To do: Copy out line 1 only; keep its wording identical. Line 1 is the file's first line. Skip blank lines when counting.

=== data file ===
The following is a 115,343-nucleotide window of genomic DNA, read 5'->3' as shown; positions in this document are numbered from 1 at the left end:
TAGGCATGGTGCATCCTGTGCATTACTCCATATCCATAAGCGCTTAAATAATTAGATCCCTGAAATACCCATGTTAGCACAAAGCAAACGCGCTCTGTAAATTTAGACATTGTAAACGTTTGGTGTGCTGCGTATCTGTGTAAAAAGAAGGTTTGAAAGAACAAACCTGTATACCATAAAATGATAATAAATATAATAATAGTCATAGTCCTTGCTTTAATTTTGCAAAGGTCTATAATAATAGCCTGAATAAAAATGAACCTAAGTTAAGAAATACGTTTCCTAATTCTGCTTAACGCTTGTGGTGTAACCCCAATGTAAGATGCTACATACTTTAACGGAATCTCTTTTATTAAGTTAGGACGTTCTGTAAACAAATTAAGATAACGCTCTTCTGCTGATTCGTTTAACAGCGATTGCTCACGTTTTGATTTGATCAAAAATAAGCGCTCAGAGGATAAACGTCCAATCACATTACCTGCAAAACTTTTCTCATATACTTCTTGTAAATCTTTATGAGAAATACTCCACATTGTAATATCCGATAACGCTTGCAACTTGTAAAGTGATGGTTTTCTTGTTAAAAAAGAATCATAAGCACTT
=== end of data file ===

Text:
The following is a 115,343-nucleotide window of genomic DNA, read 5'->3' as shown; positions in this document are numbered from 1 at the left end: